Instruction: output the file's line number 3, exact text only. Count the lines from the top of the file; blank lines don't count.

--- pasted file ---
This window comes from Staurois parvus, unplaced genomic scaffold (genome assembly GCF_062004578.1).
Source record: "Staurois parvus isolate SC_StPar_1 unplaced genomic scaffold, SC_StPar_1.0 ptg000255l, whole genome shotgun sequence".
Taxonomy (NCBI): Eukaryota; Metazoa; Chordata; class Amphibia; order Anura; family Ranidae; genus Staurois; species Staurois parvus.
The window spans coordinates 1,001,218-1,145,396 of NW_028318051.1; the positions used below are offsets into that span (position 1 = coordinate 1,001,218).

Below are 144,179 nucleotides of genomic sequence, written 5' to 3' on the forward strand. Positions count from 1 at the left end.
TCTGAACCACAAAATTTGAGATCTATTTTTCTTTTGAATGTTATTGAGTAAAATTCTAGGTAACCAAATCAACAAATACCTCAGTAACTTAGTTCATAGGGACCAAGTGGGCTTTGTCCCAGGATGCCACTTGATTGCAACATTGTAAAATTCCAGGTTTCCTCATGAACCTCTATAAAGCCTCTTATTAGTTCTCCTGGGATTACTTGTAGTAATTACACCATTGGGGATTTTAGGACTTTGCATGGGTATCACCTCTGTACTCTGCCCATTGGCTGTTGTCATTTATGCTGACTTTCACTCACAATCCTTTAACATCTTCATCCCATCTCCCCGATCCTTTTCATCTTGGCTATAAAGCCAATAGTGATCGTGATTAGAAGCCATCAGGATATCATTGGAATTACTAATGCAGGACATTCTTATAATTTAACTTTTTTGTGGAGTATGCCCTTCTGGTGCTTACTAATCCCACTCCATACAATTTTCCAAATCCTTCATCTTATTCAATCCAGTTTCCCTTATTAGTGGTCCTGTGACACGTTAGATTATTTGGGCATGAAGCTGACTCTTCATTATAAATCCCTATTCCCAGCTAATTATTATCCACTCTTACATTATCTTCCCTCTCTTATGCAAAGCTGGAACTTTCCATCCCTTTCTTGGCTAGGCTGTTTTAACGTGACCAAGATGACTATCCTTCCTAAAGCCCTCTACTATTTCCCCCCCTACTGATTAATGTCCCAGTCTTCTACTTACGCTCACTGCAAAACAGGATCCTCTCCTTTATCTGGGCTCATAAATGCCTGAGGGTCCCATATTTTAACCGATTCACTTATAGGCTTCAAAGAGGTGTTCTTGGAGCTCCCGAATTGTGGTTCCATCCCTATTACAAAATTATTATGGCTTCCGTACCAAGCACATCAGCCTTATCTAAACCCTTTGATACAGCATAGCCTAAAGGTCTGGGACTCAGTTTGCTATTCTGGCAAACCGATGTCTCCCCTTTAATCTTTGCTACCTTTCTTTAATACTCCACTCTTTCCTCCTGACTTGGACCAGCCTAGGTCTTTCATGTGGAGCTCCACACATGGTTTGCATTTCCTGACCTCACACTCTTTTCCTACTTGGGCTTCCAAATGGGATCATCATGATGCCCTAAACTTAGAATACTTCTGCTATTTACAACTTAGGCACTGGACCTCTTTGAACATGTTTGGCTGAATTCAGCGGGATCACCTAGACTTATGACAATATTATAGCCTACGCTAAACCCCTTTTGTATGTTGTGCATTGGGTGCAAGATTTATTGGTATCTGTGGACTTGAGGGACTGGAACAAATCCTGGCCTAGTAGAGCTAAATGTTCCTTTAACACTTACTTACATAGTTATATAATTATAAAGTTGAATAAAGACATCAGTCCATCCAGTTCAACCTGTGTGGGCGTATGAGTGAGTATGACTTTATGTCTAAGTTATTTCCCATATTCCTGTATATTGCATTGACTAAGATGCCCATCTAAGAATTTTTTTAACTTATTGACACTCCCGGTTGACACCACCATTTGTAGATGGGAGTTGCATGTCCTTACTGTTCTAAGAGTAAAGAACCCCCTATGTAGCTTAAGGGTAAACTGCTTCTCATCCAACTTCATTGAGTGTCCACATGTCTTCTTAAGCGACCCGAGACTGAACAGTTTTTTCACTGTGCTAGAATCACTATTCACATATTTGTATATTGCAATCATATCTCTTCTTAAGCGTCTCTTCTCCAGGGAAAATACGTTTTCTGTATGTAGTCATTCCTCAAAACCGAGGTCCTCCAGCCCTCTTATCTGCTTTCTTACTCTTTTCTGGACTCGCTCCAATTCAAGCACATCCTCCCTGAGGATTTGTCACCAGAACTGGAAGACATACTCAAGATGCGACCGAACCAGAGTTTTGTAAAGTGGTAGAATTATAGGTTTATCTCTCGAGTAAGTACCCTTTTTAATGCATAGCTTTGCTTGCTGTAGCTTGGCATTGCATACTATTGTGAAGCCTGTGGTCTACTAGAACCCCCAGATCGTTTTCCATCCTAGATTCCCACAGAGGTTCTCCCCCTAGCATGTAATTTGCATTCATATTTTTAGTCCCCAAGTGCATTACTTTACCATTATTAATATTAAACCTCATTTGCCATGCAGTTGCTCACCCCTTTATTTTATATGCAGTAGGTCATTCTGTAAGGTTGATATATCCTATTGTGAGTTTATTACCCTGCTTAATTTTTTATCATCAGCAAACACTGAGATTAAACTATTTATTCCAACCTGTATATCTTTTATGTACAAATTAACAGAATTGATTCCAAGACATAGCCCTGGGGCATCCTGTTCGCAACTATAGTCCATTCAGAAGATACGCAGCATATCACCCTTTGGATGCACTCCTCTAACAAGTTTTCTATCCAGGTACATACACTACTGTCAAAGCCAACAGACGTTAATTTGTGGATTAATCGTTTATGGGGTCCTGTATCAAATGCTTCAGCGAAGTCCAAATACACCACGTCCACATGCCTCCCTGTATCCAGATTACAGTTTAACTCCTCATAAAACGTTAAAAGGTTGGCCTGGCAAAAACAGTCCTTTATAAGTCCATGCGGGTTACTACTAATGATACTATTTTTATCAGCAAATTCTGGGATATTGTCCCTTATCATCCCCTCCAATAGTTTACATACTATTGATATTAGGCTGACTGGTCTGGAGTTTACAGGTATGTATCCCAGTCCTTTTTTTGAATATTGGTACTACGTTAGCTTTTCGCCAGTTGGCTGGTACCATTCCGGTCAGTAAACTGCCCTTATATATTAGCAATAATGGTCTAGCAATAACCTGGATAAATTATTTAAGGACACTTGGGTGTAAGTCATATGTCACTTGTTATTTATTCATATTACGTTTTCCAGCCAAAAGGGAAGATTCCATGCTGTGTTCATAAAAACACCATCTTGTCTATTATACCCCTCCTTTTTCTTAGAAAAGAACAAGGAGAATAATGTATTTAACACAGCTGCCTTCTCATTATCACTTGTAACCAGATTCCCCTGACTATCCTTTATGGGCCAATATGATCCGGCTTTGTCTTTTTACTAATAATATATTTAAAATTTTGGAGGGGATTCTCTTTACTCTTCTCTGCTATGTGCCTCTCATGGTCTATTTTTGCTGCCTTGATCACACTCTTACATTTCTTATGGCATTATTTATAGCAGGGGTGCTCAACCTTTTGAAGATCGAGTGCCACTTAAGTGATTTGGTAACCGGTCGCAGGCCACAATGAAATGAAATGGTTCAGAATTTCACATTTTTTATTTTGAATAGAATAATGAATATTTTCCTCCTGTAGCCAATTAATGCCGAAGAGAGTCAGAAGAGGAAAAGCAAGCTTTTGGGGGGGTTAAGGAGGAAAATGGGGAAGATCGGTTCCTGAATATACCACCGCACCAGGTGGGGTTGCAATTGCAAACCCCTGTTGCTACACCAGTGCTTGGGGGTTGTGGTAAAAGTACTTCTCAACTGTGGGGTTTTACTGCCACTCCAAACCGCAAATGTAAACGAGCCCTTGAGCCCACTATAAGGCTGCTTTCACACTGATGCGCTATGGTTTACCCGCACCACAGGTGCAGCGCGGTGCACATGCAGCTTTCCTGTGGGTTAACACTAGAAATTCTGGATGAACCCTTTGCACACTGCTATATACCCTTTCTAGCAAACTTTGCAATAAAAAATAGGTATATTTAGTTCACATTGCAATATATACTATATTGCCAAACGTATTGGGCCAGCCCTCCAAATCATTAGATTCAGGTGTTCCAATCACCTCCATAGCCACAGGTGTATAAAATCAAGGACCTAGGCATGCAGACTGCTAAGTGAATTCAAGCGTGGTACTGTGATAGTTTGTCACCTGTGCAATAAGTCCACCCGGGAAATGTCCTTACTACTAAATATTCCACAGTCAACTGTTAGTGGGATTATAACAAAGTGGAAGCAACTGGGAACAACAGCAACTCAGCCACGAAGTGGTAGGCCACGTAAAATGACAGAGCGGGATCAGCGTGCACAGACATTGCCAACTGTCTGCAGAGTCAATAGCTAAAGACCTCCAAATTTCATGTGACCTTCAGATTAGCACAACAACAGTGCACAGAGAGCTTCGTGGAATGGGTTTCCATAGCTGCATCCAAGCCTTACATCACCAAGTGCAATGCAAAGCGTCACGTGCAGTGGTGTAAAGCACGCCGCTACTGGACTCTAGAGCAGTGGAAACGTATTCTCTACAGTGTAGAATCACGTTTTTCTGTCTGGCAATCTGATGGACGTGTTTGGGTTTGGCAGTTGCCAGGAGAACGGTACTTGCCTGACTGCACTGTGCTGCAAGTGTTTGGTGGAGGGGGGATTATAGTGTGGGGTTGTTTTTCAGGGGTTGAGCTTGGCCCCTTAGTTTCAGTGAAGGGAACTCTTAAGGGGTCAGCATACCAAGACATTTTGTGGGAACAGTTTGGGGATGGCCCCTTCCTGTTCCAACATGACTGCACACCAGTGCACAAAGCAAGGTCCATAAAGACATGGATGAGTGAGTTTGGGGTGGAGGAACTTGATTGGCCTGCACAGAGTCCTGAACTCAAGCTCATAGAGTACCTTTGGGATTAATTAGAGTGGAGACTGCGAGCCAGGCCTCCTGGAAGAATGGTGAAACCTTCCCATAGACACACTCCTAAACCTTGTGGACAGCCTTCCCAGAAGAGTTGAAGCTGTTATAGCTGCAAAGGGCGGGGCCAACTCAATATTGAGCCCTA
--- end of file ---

Taxonomy (NCBI): Eukaryota; Metazoa; Chordata; class Amphibia; order Anura; family Ranidae; genus Staurois; species Staurois parvus.